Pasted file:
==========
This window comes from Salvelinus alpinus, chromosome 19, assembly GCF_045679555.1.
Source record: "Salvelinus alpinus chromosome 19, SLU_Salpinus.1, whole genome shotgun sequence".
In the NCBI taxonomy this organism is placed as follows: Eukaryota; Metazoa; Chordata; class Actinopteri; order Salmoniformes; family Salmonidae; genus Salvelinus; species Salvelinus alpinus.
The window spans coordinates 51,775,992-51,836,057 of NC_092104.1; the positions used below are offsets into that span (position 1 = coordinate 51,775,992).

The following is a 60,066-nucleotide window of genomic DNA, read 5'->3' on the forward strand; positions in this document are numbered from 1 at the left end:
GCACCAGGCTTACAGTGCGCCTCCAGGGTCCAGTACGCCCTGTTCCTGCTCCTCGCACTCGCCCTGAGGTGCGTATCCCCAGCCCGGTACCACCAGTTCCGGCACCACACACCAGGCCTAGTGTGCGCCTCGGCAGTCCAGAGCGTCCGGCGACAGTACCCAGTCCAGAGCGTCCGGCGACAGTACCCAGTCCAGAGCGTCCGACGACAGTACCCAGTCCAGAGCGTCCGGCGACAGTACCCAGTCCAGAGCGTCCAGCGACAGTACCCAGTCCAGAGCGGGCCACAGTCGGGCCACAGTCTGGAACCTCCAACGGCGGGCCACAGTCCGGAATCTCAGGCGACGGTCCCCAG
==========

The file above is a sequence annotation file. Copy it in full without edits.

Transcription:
This window comes from Salvelinus alpinus, chromosome 19, assembly GCF_045679555.1.
Source record: "Salvelinus alpinus chromosome 19, SLU_Salpinus.1, whole genome shotgun sequence".
In the NCBI taxonomy this organism is placed as follows: Eukaryota; Metazoa; Chordata; class Actinopteri; order Salmoniformes; family Salmonidae; genus Salvelinus; species Salvelinus alpinus.
The window spans coordinates 51,775,992-51,836,057 of NC_092104.1; the positions used below are offsets into that span (position 1 = coordinate 51,775,992).

The following is a 60,066-nucleotide window of genomic DNA, read 5'->3' on the forward strand; positions in this document are numbered from 1 at the left end:
GCACCAGGCTTACAGTGCGCCTCCAGGGTCCAGTACGCCCTGTTCCTGCTCCTCGCACTCGCCCTGAGGTGCGTATCCCCAGCCCGGTACCACCAGTTCCGGCACCACACACCAGGCCTAGTGTGCGCCTCGGCAGTCCAGAGCGTCCGGCGACAGTACCCAGTCCAGAGCGTCCGGCGACAGTACCCAGTCCAGAGCGTCCGACGACAGTACCCAGTCCAGAGCGTCCGGCGACAGTACCCAGTCCAGAGCGTCCAGCGACAGTACCCAGTCCAGAGCGGGCCACAGTCGGGCCACAGTCTGGAACCTCCAACGGCGGGCCACAGTCCGGAATCTCAGGCGACGGTCCCCAG